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# QUANTITATIVE GENETICS BPSC 148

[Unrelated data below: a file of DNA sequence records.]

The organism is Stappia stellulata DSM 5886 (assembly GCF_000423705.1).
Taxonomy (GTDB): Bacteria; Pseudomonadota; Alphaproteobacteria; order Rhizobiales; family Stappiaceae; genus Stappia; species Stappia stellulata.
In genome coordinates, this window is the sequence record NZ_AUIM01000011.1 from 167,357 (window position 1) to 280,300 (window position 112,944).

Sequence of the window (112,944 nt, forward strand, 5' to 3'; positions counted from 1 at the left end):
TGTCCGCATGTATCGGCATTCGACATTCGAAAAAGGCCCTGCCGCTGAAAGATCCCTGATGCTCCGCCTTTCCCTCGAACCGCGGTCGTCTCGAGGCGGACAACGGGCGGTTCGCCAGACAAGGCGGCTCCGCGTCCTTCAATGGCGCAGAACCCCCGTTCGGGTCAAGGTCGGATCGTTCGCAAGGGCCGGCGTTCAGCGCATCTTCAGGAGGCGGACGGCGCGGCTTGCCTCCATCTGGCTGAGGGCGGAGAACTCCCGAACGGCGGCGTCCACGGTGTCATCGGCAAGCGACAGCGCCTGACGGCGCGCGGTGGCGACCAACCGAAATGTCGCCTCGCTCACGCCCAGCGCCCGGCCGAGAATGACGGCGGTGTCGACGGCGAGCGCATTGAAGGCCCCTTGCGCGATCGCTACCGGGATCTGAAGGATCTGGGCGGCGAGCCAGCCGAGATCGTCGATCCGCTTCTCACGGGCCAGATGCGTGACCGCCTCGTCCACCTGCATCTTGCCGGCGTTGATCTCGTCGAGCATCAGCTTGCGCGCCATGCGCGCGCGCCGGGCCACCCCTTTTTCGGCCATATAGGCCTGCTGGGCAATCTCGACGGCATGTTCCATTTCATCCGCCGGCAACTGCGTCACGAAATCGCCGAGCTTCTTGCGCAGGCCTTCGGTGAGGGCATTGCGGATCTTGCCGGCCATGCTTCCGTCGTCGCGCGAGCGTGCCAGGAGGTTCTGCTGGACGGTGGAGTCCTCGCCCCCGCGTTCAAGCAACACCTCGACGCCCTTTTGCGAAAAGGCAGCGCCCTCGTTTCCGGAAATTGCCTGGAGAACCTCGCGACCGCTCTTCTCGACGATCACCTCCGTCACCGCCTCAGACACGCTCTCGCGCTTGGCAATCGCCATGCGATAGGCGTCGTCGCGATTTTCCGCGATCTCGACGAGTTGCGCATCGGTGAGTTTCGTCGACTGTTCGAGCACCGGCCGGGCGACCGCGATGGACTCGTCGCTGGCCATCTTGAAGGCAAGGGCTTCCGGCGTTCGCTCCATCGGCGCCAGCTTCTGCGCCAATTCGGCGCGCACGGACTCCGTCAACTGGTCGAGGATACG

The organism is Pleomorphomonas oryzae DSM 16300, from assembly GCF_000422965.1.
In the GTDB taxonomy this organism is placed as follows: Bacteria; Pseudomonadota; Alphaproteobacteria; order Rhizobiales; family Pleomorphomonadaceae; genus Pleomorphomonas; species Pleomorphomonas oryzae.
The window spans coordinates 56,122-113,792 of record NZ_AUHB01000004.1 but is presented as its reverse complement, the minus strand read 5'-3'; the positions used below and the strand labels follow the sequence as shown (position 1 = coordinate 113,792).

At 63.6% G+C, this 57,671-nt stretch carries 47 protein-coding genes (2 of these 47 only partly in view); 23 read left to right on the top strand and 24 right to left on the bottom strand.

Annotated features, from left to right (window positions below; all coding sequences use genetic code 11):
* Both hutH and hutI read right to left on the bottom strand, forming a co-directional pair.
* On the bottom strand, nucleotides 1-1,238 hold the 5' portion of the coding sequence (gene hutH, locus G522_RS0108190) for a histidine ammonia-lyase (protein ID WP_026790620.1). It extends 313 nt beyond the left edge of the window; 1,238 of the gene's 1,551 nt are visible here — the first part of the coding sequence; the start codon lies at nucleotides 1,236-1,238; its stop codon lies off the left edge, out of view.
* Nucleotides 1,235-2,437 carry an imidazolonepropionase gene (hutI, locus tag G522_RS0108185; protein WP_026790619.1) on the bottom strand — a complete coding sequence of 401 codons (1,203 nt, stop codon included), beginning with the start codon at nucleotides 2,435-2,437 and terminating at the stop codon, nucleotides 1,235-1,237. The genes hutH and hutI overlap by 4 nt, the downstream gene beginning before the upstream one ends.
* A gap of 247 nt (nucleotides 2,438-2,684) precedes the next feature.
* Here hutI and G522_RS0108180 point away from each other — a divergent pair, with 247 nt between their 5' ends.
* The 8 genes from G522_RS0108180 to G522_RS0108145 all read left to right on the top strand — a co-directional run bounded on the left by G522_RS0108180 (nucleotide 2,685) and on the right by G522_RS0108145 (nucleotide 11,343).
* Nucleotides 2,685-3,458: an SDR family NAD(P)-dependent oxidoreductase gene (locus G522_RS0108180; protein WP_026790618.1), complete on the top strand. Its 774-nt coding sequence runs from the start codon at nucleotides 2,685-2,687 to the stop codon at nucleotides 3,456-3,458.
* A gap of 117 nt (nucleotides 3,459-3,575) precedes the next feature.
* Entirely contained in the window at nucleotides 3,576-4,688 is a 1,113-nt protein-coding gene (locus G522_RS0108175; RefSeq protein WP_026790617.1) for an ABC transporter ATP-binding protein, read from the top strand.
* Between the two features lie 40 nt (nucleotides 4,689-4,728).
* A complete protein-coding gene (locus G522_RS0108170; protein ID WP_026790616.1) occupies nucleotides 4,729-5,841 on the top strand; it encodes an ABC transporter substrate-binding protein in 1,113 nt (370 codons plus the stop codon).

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Appendix A Statistics Review Variable Probability and Distribution Random variable A numerically valued function de ned over a sample space The value of a random variable will vary from trial to trial as the experiment repeats Examples outcome of tossing a coin body weight of a laboratory mouse Probability A probability on a sample space S is a specification of numbers PrAl which satisfy the following two conditions 1 0SPrAS1 k 2 Z PrAl l where k is the total number of possible events Distribution The association of probability to each value or outcome of a random variable It describes the relationship between the probability and a random variable There are two types of distributions 1 Discrete distribution A random variable X has a discrete distribution if X can take a finite number of values x1xk or at most an infinite sequence of different values x1x2 Probability lnction or pf is defined as f x PrX x Note that the letter in upper case denotes variable and that in lower case denotes an observation of the variable Properties of discrete distribution lfx is a probability ie fx 2 0 k 2 Z xl l ie the sum ofthe probabilities of all events is one 11 2 Continuous distribution IfA is an interval in the real line and Prx EA L fxdx thenXhas a continuous distribution and x is called the probability density function or pdf Properties of continuous distribution 1 f x Z 0 is not a probability The probability that x takes a particular value is zero 2 ffxdx 1 and Pra s x s b jab max 3 Multivariate distribution joint distribution In many experiments it is necessary to consider the properties of two or more random variables simultaneously The joint probability distribution of two random variables is called bivariate distribution When both variables are discrete their joint distribution is also discrete and defined as fxy PrX x amp Y y where Z xwyl 1 11 When both variables are continuous their joint distribution is also continuous Prxy eA1 Lfxydxdy where f x y is called the joint probability density function ie pdf where jfxydxdy l 4 Marginal distribution Marginal distribution is simply the distribution of a single variable but it is derived from the joint distribution For example the marginal distribution of X is obtained by summing up the joint distribution for all possible values of Y ie fx Zfxy y Similarly the marginal distribution of y is fy Zfxy The following table shows the relationship between the joint and marginal distributions X Y fx 0 l 0 f00 f01 f20 f00f01 fx 0 1 f10 f11 121 f10f11 fx 1 2 f20 f21 112 f20f21 fx 2 fy 0fy0 1fy1 Zfxyl 130 f00 f10 mo 2 mo and 31 f01 f11 f21 Z fx1 For continuous variables the marginal distributions are de ned as x fx j fxydy and y fy J fxydx Two variablesXand Y are said to be independent if fx y fxfy A typical example is the relationship between gene frequency and genotype frequency under random mating eg PrAa PrA Pra Ap aq A02 A140 Aaoq an aAqp aaq2 5 Conditional distribution Conditional distribution of X given Y is the distribution of variable X under the situation where the value of Y is xed to a particular value It is de ned by x mm f y f y Similarly the conditional distribution of Y givenX is de ned by x fylx f y f x The following table gives the joint and marginal distributions of X smoking habit and Y sex variables from which conditional distributions are culculated X Y Man Woman f x Smoker 825 45 1275 Nonsmoker 46 75 40 5 87 25 fy 55 45 100 The joint probability that a randomly sampled person is a man and he is also a smoker is f X s Y m 825 The marginal probability that a randomly sampled A3 Chapter 5 Genetic Variance Quantitative genetics centers around the study of its variation for it is in terms of variation that the primary questions are formulated The phenotypic value can be described by various forms of genetic model P A D 1 E G AD1E R Similarly the variance can be partitioned into various components VP VA VD VI VE VG VA VD VI VE VR where V phenotypic variance VG genetypic variance VA additive genetic variance VD dominance variance VI epistatic variance VE environmental variance V nonadditive variance Heritability Relative importance of each effect can only be answered if it is expressed in terms of the variance attributable to the different sources of variation Broad sense heritability Broad sense heritability is also called the degree of genetic determination It is defined by H2 2 Lo VP Narrow sense heritability Narrow sense heritability is simply called heritability It is defined by if P The narrow sense heritability is very important in animal and plant breeding because it re ects the proportion of genetic variance that can be transmitted to the next generation Total genetic variance The genetic variance can be obtained by using the following table Genotype Frequency Breeding value Dominance deviation Genotypic value A1141 p2 290 2qu a AIA2 2m q ma 2pqd d A2142 qz 270 2p2d a EG p261 qud q2a M EG2 117ch2 210qu q2a2 VG VarG EG2 EG2 2pqa dq Pl2 21W2 227903 21W2 EH my VA VD Recall that OL a dq p is the average effect of gene substitution Additive variance It is the variance of the breeding values E A 102 2w 2pqq ma 92 2100 0 EA2 061002 2pqq Mac2 qZ 2P0 2 quocz VA EA2 E2A 2pq0c2 Dominance variance It is the variance of the dominance deviations ED p2 Zqzd 2pq2pqd q22p2d 0 ED2 11722 126i2 2P92qu2 929211726172 2pqd2 VD ED2 E D 2PM Covariance between additive and dominance e ects E A X D p22qa2q2d 2pqq pa2pqd q22pa2p2d 4p2q3otd 4pzq2 p qad 4q2p3ad 4adp2q2 q q p p 0 CovAD EA gtltD EAED 0 0 X 0 0 Epistatic variance Epistasis can happen when two or more loci are considered Epistatic effects are defined as various interaction effects between loci in contrast to the dominance effect which is defined as the interaction between allelic effects within a locus The epistatic variance can be partitioned into different components Vi VAAKiDVDAVDDVAAAquot39 Note that Km is the variance of interaction between the additive effect of the first locus and the dominance effect of the second locus It is different from VDA which is defined as the variance of interaction between the dominance effect of the first locus and the additive effect of the second locus Genotype gtlt Environment interaction G X E A speci c difference of environment has different effect on different genotypes The genetic model is P G E G X E interaction The variance is partitioned similarly VP VG V V GXE 39 G X E interaction is important when a new cultivar is released from nursery to a farm It can be demonstrated using the following 2X2 table Environment Genotype E1 E2 G1 W11 fu W12 fu f G1 G2 W21 f21 W22 fzz f G2 fE1 fE2 G is the effect of the ith genotype E is the effect of the j th environment WU is the effect of the ith genotype raised in the j th environment it is the average value of all individuals with genotype 139 and raised in environment j j is the frequency of individuals with the ith genotype raised in the j th environment f G fl fl is the marginal frequency of genotype 139 f E j E fl is the marginal frequency of environment j The cundmunal effeds are de ned as fa 1 G WI 111 fur gmulypet 15 15 J Wu i Wi fur mmmnmm39al IKE 103 xExntemennnxspresenumeaeEdsn furallastuneufthetand cumbmauuns where d 15 Lhepupulauun man In uthervmrds Lhare 15 nu 5x12 mleramumeer rEpe malland Nutethat AW WV he57dE 7w Wrap h is de ned asthe G XEmlemcuun Nurlh suum gure 5 1 0x5 Imaman Different genulypes A and a pa39funn m aemly m diffa39em mmmnmmls Nunh and Snmh Genmype and Envimnmzmcnmhu39nn Cunelauun belwem G and E15 different mm G x Emlaacnun Currelauun can uncur fur example when a better gmulype is pmvlded fur a better envimnm nl In new I fur v cumbmauuns In uthervmrds Lha39exs nu G and E currelauumf 1 7 15 102 211 and When the G amp E correlation is present but without G X E interaction the model is P G E but the phenotypic variance is partitioned by VP VG VE 2CovGE where C0vG E is the covariance between G and E When both the G amp E correlation and the G X E interaction are present the model P G E G X E but the phenotypic variance is partitioned by VP VG VE 2CovGE VG XE39 This model has assumed that neither G nor E is correlated with the G X E effect Numerical example of G X E interaction E1 E2 G1 W11100 W1250 G1 75 M025 M025 f105 AW11 225 AW12 225 G2 W2170 W22l 10 G290 f21025 f22025 f205 AW21225 AWZZ 225 E185 E280 H 825 f105 f205 N 100 Calculate G X E interaction u gtlt100gtlt50 gtlt70 gtlt110825 fGlf1 fGzfz fE1f1fEzfz x70 gtlt110 NIH L L GI4gtlt1004gtlt5075GZ 90 L L 2 Z L 100L 70 L 50L 110 E14X 14X 85E2 X 1 80 AW11 w11 G1 E1u 225 Aw W12 G1 E2 H 225 Aw21 wz1 G2 E1u 225 Awn W22 G2 E2 p 225 Because AW 0 we conclude that there is G X E interaction Calculate G amp E correlation C G E GE L 1s the G amp E correlat10n To see whether the correlation 1s present or 6262 not we only need to look at the value of the covariance the numerator If CovG E 0 the correlation is of course equals zero EG fG1G1 fG2GZ x 75 x 90 825 EE fE1E1 fE2E2 x 85 x 80 825 EGE 75gtlt8575gtlt8085gtlt9080gtlt90 7590gtlt8580 825 x825 CovG E EGE EGEE 825 x825 825gtlt 825 0 The conclusion is that there is no G by E correlation Numerical example of G amp E correlation E1 E2 G1 W11100 W1250 G1 80 M030 M020 f105 AW11 190 AWl2 290 G2 w2170 sz110 G294 f21020 f22030 f205 AW21250 AWZZ 170 E188 13286 H 870 f105 f205 N 100 Chapter 18 Multivariate Selection The economical value of an animal or plant normally depends on several traits Selection must be considered on these traits simultaneously Common methods for multi trait selection 1 Tandem selection Select in turn for each character singly in successive generations 2 Independent culling levels Select for all the characters at the same time but independently Reject all individuals that fail to come up to a certain standard for each character regardless of their values for any other characters The advantage of independent culling level is that if traits are expressed in different stages this method will allow breeders to select in several stages referred to as multi stage selection Multistage selection is very practical in large animals and trees 3 Index selection Select an index which is a linear combination of the phenotypic values of all characters 4 Multistage index selection A combination of independent culling level with index selection Variance covariance matrix De ne X X1 X2 X KT as a vector of phenotypic values forK traits expressed in the same individuals A A1 A2 AKT a vector ofbreeding values ofthe K traits and E E1 E2 E KT a vector of environmental effects The multivariate model is XAE BecauseX are already as J viati from the 39 quot means EX 0 and l r r VarX VarA VarE T T T U PGE where VarX1 CovX1X2 CovX1XK P Varoo COVQQXZ Varng Cov2XK Cov1XK CovK2XK VarXK is the phenotypic variancecovariance matrix of the K traits VarA1 CovA1A2 CovA1AK G WIN1 Cov41A2 VarSAi C0v142AK COVz41AK COV141AK VartAK is the genetic variancecovariance matrix for the K characters and VarE1 CovE1E2 CovE1EK E WINE CovE1EZ VarE2 CovE2EK CovE1EK CovE2EK VarEK is the environmental variancecovariance matrix It should be that CovXA CovA E A CovAA CovEA VarA G 0 202 Index selection The selection criterion is I lel b2X2bKXK bTX These X s are the phenotypic values of the traits expressed in the same individual they are not different sources of information described Chapter 18 Selection Index The objective of the selection is a linear combination of all breeding values for all characters T H wlA1 w2A2wKAK w A where w w1 w2 WKT is called the vector of economic weights which are determined by the breeder H is the objective of selection called the aggregate breeding value The index weights b are found by maximizing the correlation between I and H rm After some derivations we found I VarX 1CovXH where VarX P and CovXH CovX wTA CovXAw VarAw Gw Therefore b PTIGW Individuals are ranked based on their index scores I bTX The index scores are treated as observed phenotypic value Only the best individuals are selected for breeding This selection method is called index selection 203 Response to index selection 1 Selection response of the aggregate breeding value The selection response of the aggregate breeding value is denoted by AH which can be predicted using the usual expression AHzIrIH6H where 62 VarH VarwTA wTVarAw wTGw and CovIH CovbTXwTA bTCovXAw bTGw bTPb 6i i H GHGI GHGI GHGI GHGI GHGI GHGI 6H Therefore 6 AHzI I H ZIGI H where 6 VarbTX bTPb 20 4 2 Selection responses of individual traits components of H The aggregate breeding value is decomposed as AH wlAA1w2AA2wKAAK where AA is the genetic change response of the ith character De ne AA AA1 AA1T which can be predicted by AA buds f bAIAIAI fc Gb II Notethat 1391 AlGI and C0vA I CovA bTX CovAXb Gb The detailed expression of AA is 1 21 CovA1Aj bj AAI VarA1 CovA1A2 CovA1AK b1 51 K AA 21 1 Cow11142 VarA2 CovA2AK b2 G IZj ColeZl bj 6 I AAK I CovA1AK CovA2AK VarAK bK l K 3 G IZj ColeKl bj I Chapter 21 Mapping quantitative Trait Loci 1 Regression Method Models for the variation of quantitative traits Infinitesimal model The genetic variation of a quantitative character is controlled by in nite number of loci each with an in nitely small effect Our previous discussion about quantitative genetics is actually based on this in nitesimal model Polygenic model The genetic variation of a quantitative character is controlled by many loci each with a small effect This model is similar to the in nitesimal model except that it is not stated as strong as in nitesimal model The key word of the polygenic model is many loci but not matter how many the number of loci is nite and countable Oligogenic model The genetic variation of a quantitative character is controlled by a few loci each with a relatively large effect and many modi er genes each with an unidentifiable effect Most genetic disease traits are considered to follow this oligogenic model M onogenic model The genetic variation of a character is controlled by the segregation of a single locus Quantitative genetics of nite loci There must be a nite number of loci to control a quantitative character These loci must be physically located on chromosomes If the number of loci is nite the effects of some gene must be estimable The nite number of identi able genes are called quantitative trait loci QTL Regression method of QTL mapping Single marker analysis Single marker analysis is similar to the candidate gene approach ie the marker is treated as a functional gene Here we use a backcross population as an example to demonstrate the procedure With a backcross population we cannot separate the dominance effect from the additive effect Thus we assume that the dominance effect is absent The backcross design is illustrated below Backcross design Pl A1141 X A2141 Pz l F1 141A2 gtlt A1141 l BC A1A1 1A2 Value at 0 The genetic model is y j u g j e j where y j is the phenotypic value of individual j u is the population mean g j is the genotypic value and e is the residual effect with a N 0 6 distribution If the marker is a quantitative trait locus the genotypic value would be de ned as 0 for 141A1 g a forAlA1 The statistical regression model is y b0 ij1 8 where b0 u is the intercept bl a is the regression coef cient the size of the QTL and 0 for 141A1 x j l for 141A1 The data will be xjyj for j l N Given the data set the estimated regression coefficient 51 and the variance of the estimate 6 can be obtained using the usual regression analysis To test whether the proposed candidate gene is actually a trait locus responsible for the variation of a quantitative trait a signi cance test is required We propose two hypotheses Null hypothesis H0b1 0 or a 0 Alternative hypothesis H A b1 i 0 or a 7i 0 An F test statistic is used to decide which hypothesis should be accepted The test statistic is Under the null hypothesis ie when H0 is true the test statistic follows an F distribution with 1 degree of freedom in the numerator and N 7 2 degrees of freedom in the denominator When the sample size is sufficiently large the F distribution approximately equals a chisquare distribution with 1 degree of freedom denoted by xim Therefore the test statistic can be compared to the critical value percentile of xim The critical value 1 0c percentile of the chisquare distribution is denoted by xg m where at is the Type I error rate For example when df 1 and at 005 x31 ve 95 3841 when df 2 and at 005 xfmliu x20 95 5991 We now compare Fto x1270 95 3841 ifF S 3841 we will accept H0 otherwise we will accept HA If HA is accepted we can declare a QTL The single marker analysis treats a marker as a gene the candidate gene approach If a marker is not a gene but linked to a gene the test statistic may still be significant depending on the size of the gene effect and the distance between the marker and the gene We now use BC as an example to show what we estimate and test if the marker is not a gene Let us assume that a single QTL d Morgan away from a polymorphic marker First we use the Haldane s mapping function to convert the genetic distance 6139 into recombination fraction r We then use x and m to denote the indicator variables of the genotype of QTL and the marker respectively ie 0 for 141112 0 for MIM2 and m 1 for 141A1 x 1 for MIM1 where M stands for the genotype of the marker In a backcross population there is an equal chance of0 and 1 for each ofthe x and m Thus Varx Varm 1 The covariance between x and m is C0vx m l 2r The QTL model is y be xb1 6 Because x is not observable and has been substituted by an estimate of x given marker information the actual model the marker model is y be Ebl e where 56 Exl m e 1m is the conditional expectation of x given m and 51 is the regression coefficient of x on m which is obtained by Covx m 1 2r Varm 51 l 2r Therefore the marker model becomes y b0 Acb1 e b0 o 1mb1 8 b0 30b1 1b1me b0 ob1 l 2rb1me f at 17 171 b mb e In single marker analysis what we estimate and test is bf 1 2rb1 1 2ra a confounding effect between the QTL effects a and linkage parameter r So a statistically significant b may be due to either a small QTL tightly linked to the marker or a large QTL loosely linked to the marker This is a drawback of the single marker analysis Flanking marker analysis interval mapping Consider two markers m1 and ml with a known recombination frequency r both linked to a hypothesized QTL with effect a on the trait Using the first marker we can estimate the confounding effect 1 2r1a similarly another confounding effect 1 2r2 a can be obtained by using the second marker where V1 and r are the recombination fractions of the QTL with the first and the second markers respectively The relationship between V V1 and r are 1 r1 r1 r2r1r2 r r11 r2r21r1 If both markers are used simultaneously we will be able to separate the position of the QTL from its effect because we now have two equations to solve for two unknowns This leads to the concept of interval mapping first proposed by Lander and Botstein 1989 and later extended by Haley and Knott 1992 The QTL model is still the same as before y b0 xb1 e We now use two markers to estimate x so that fc is used in place of x y be Ebl e where 9E Exlm1m2 e 1m1 2m2 Given the position of the putative QTL relative to the two markers these 539 s values can be solved using the following equations 51 Varm1 Covm1m2 1 Covm1x 52 Covmlm2 Varm2 Covm2x and e Ex 1Em1 zEmz In backcross design Varm1 Covm1m2 l Zr l l l 2r Covm1m2 Varm2 1 2r 4 l 2r l Covm1x 1 2r1 1 Ha C0vm2x l Zrz 4 l 2r2 E06 Eml E0712 and The explicit solutions of the 539 S values are B0 F10an 51 l ZmlZVDUZ l 52 44L 1 2r21 201 20 Since there are only four possible marker classes in the backcross design we can easily nd the explicit formulas of fc for each marker class as shown below Marker class 9 Exl m1 m2 m1lm2l m1lm20 m10m2l ml0m2 0 1 H1 V21 r 1 Hr2r na awr H zl r The derivation of fc at m1 l and m2 1 is illustrated below E e ml l mz z e 1 2 14 irz 1 1 W2 1 jnrz M14 M14 M14 newnnm 7K12n1ZGXIZVHz 7K1ZQlZHX12r K1 2n1 2a L 2ex1 2r 1 2nx1 2rn Kl zn1 2anl 1 2rn 2rK12n126H 0912 12V112V2l 11rrlr21rlr2 1V11V21V Note that r1 and r2 determine the position of the QTL within the interval bracketed by m1 and m2 Since fc is a function of the position of the QTL we can treat every point of the chromosome as a putative position of the QTL and evaluate the test statistic at every position We then have a test statistic pro le the plot of the test statistic against the position of the chromosome see Fig 261 The position that shows the maximum value of the test statistic is the estimated position of the QTL if the test statistic is greater than a predetermined threshold value Extension to F2 design We now extend the method into an F2 population The mating design is schematically illustrated below F2 design P1 A1141 gtlt P2 l Fl A1142 l 9 F2 MA MA MA Value at d a The genetic model is y j u g j e j where the genotypic value is de ned as a for g j d for 141A1 a for 239 The statistical regression model is y b0 xljb1 xzjb2 8 where b0 u is the intercept bl a is the additive effect bl d is the dominance effect of the QTL 1 for x1 0 for A1142 1 for 1411A1 and 0 for x2 1 for 1411A1 0 for The data will be x1x2yj for 1N Using standard multiple regression analysis we obtain the estimated regression coefficients and their variancecovariance matrix 13 and v Varb V WEEQ 3521 b2 quot C ovb1 b2 Varb2 Because there are two effects a and d we can propose three null hypotheses H1 b1 0test for additive effect H2 b2 0test for dominance effect H3 b1 b2 0test for overall QTL effect The tests for individual effects are conducted as usual with a test statistic of for k 1 2 Under the null hypothesis ie when Hk is true F k approximately follows a Xim distribution Therefore if Ii S 3841 Hk will be accepted To test the overall QTL effect we use F3 ffv 1 Under the null hypothesis ie when H3 is true F3 will approximately follow a xim distribution Because xfmiu x20 95 5991 for df 2 and at 005 H3 will be accepted if E S 5991 2310 When the QTL genotype is not known and it is inferred from anking markers the independent variables in the statistical regression model are replaced by their conditional expectations given marker information ie y b0JE1jb1JE2jb2 6 where 1 Ex1jlm1jm2j and 2 Ex2jlm1j mzj The estimation and statistical test of QTL effects can be accomplished using conventional multiple regression analysis by treating 1 and 2 as observed values The only additional work left for us is to infer x1 Exljlmlj mzj and x2 Ex2jlm1jm2j from markers Although we can use a linear regression approach to estimate x1 and x as we did in backcross populations it 2 9 is more convenient to take a different approach here Recall that l for 0 for x1 0 for 141A1 and x2 l for 141A1 1 for 141A1 0 for 141A1 We will first infer the conditional probability of QTL genotype given genotype of anking markers The conditional probability denoted by Prx1jlmljmzj pjx1 is a function of r1 and r2 and thus a function of the position of the QTL Given p 1 x1 the conditional expectation of x1 and x2 are obtained by 561 Exljlm1 m2 1Pj10Pj01Pj1 Pj1 Pj1 and 562 EOCZJlmpmz 0117 11Pj00P1 PO In words 9E1 takes the difference between the probabilities of the two homozygotes All1 A2A2 and 2 takes the probability of the heterozygote A1142 2311 We now describe the calculation of Prx1jl mljmzj pjx1 There are three possible genotypes for each marker leading to nine possible marker classes for anking markers Under each marker class there are three possible genotypes of QTL So the total number of conditional probabilities to be derived is 33 27 The derivations of these formulas are achieved using the Bayesian theorem 2 PFOCIJWFWU ijlxlj Prx1Prmljlx1Prmzjlx11 z PrxPrmm2x z Prx1PrmUlx1Prijlx1 PrXIl m1 M2 where Prx1j stands for the prior unconditional probability of QTL genotype and PrmU l x11 denotes the transition probability from a genotype of the QTL to a genotype of the ith marker for 139 12 The prior probabilities are Prx1j l Prx1j ll4 and Prx1j 0 12 These transition probabilities are arranged in an array of matrix PrmU llx1j 1 PrmU lelj 1 PrmU llx1j 1 PrMlX PrmU llx1j 0 PrmU 0 x1 0 PrmU ll x1 0 PrmU llx1j l PrmU 0 x1 l PrmU llx1j 1 002 2410 n2 r1r lr2r2 r1r r2 ladr 002 This can be illustrated by using the following example Prx l Pr m lx l Pr m 0x l W1 l mljz ym2120 1 1 l1 2 l1 ZkPrOcl kPrm1 llx1 kPrm2 le1 k for kl 0 1 2312 First we need to calculate Prx1j lPrmlj llx1j lPrm2j 0lxlj ll r12r2l r2 PFOCU 0Prm1 1le 0Prmzj lelj 0V11 V1V22 1 V22 Prx1j lPrmlj llx1j lPrm2j lelj lr12r2l r2 Therefore the denominator is 1r12r21r2r11r1rf1n2nza1n 7r21r2rf1n2n1n1r22 r21rzrfV21G1H2n1n62n1n1G2 WZMGVJMUH1n1nn1nn10 r11r2r21r1r1r2 1r11r2 r 14 rl V which leads to i l 2 l l 2 l Wl 2W1 21ij 0 2 r1 r2 r2 r1 r2 r2 rl r rl r Formulas for all the 27 probabilities are listed in the following table 2313 Table l Conditional probability of QTL genotype given anking marker genotypes pjx1 Prx1lm1am2 QTL genotype Marker genotype p 1 p 0 p 1 m1 lmzj l glrl lrzgz Zrlrz lrl lrz r1er2 13902 13902 13902 m1 1 m2 0 r2139r12139r2 r1139f1l139f22fzzl fizfz l39fz rlr rlr rlr m1 lmzj l rzzglrlgz Zrlrz lrl lrz rlzglrzgz 12 12 r2 m1 Oamzj 1 r1139r1139r22 r2139r2l139f12fizl fifzzi l39fil rlr r lr rlr m1 0m2j 0 Zrlrzglrlgglrzg 1r121r22r12r22 2r1r2 lr1 lr2 2 2 2 r 1r r221r12r121r22 12139r 111r2 r2 lrz lr1 2r12 rlglrl lrzgz rlr m1 0m2j l rlrzzglrlg rlr rlr r221 1r1 2 2 m1 lm2j 1 r12 lrz 2 Zrlrz lrl lrz 11 11 r m1 lm2j 0 rlzrzglrzg rlglrlz g1r222r22 rzglrlgzg lrzl rlr rlr rlr m1 1 m2 1 r1er2 Zrlrz lrl lrz glrl g2 lrzg2 102 102 102 2314 Chapter 15 Methods of Arti cial Selection Objective of selection The variable to be improved ie the breeding value of a candidate Criteria of selection Breeding value is not observed and thus cannot be directly selected We must select some variables which can be observed and must be correlated with the objective Methods of selection 1 Individual selection The selection criterion is solely the phenotypic value of the candidate Individual selection is also called mass selection This selection method is preferred when the heritability of the trait is high 2 Family selection The selection criterion is the mean of the family in which the candidate belongs Note that all candidates in the same family have the same criterion Therefore the whole family will be selected or rejected as a unit Families can be fullsib or halfsib families This method can be efficient when the heritability of the trait is low and there is little common environmental variance 3 Sib selection The selection criterion is the mean of fullsibs or halfsibs of the candidate Sib selection differs from family selection in that the candidate does not contribute to the estimate of the mean of sibs When the family size is large this method is very close to the method of family selection It can be efficient when the heritability of the trait is low and there is little common environmental variance 4 Progeny testing The selection criterion is the mean of progenies of the candidate This method is also similar to family selection It can be used when the heritability of the trait is low 5 Within family selection The selection criterion is the deviation of the candidate from the mean of the family in which the candidate belongs Similar to family selection this method can be used when the heritability of the trait is low However it is only used when family members share common environmental effects ie the common environmental variance is high 6 Pedigree selection The selection criterion is determined by the phenotypic values of parents grandparents and so on This method of selection can be used in early stage of development ie an individual can be selected before it is fully grown or even before it is born 7 Combined selection The selection criterion is determined based on all available information including candidate s own phenotype family information pedigrees and so on All information is used but information from each source is properly weighted The method is also called index selection Index selection will be discussed later This is the most efficient method of selection Evaluation of selection methods In individual selection the objective of selection is A the breeding value of a candidate and the selection criterion is P the phenotypic value of the candidate As we know the selection equation is RihaA 6 where h quot wh1ch can be shown to be the correlatlon betweenA and P 6 Ah 61613 61613 61613 61613 6P CovAP CovAAR CovAA i 6 AP Therefore the selection equation is R irAPO39A In general the selection equation can be expressed as RX 139 XVAXG A where 139 X is the selection intensity for a particular selection method A is the breeding value of the candidate the objective of the selection X is the criterion of selection it can be anything that is related to A 039 A is standard deviation of the breeding value the selection objective Derivation of R ixrAxaA ZS ZbAX Sy EH EH R S CovAX COVAX6A 6A M VAX VarX GAGX 6X 6X 7 7 MGA VAXZ39XGA TS Z bAXQ S Y ruampXS Y as R 3 6X Example Family selection The objective of selection is the breeding value of the candidate The selection criterion is the mean of 71 members of the family in which the candidate belongs Note that the 71 members include the candidate itself The response to selection is given in the text as l n lr 1nl n lt where r for fullsib family and r for halfsib family 71 is the number of sibs in the family including the candidate I is the intraclass correlation phenotypic correlation between sibs When common environmental effect is absent t rhz The derivation is shown below Rz39039Ph2 Recall that R 139 XVAXG A where X is the mean phenotypic value of 71 family members ie 1 n X B quot14 where B is the phenotypic value of the ith sib CovAX AX GAGX where 6X2 VarX Var ZPl 11 nizVarZPl VarBZZ CovPlPj 11 11 1 i2n6 2 CoWSIB n 1 n 2n6 nn 1t6 1n 1t6 7 because t and thus CovSIB t6 C0vSIB 6 CovAX CovAZPI 11 1 1 CovAZB ZCovAB 7 11 7 11 1 quot1 ltzm 6 7 11 1 2 n 1r 16A n Therefore 1n Dr 62 i6A 1quot 1t 16th 101 11quot GAJ n 6 M n r n 176 Example Within family selection The objective of selection is the breeding value of the candidate The selection criterion is the deviation of the phenotypic value of the candidate individual from the mean of 71 members of the family to which the candidate belongs Note that the 71 members include the candidate itself The response to selection is given in the text as n l n1 t R i039Ph21 r where r for fullsib family and r for halfsib family 71 is the number of sibs in the family including the candidate I is the intraclass correlation phenotypic correlation between sibs which is I rh2 c where c 039 039 and 039 is the common environmental variance When c 0 t rh2 The derivation is actually based on the assumption of c 0 as shown below Recall that R 139 XVAXG A where X is the deviation of the phenotypic value of the candidate individual 139 from the mean phenotypic value of 71 family members ie XP liP 7111 where B is the phenotypic value of the candidate and P is the phenotypic value of the jth family member CovAX GAGX a VarX VarB 1213 71 F1 VarBVar 2CovBlZPj n H n F1 where VarB 039 VarlZPj1n 1to n F1 n Cov13iZPiz CovBPjCov1313 7 11 7 m r0 VarB 1n 1r0391 0123 n M n n 1rh2 1o 178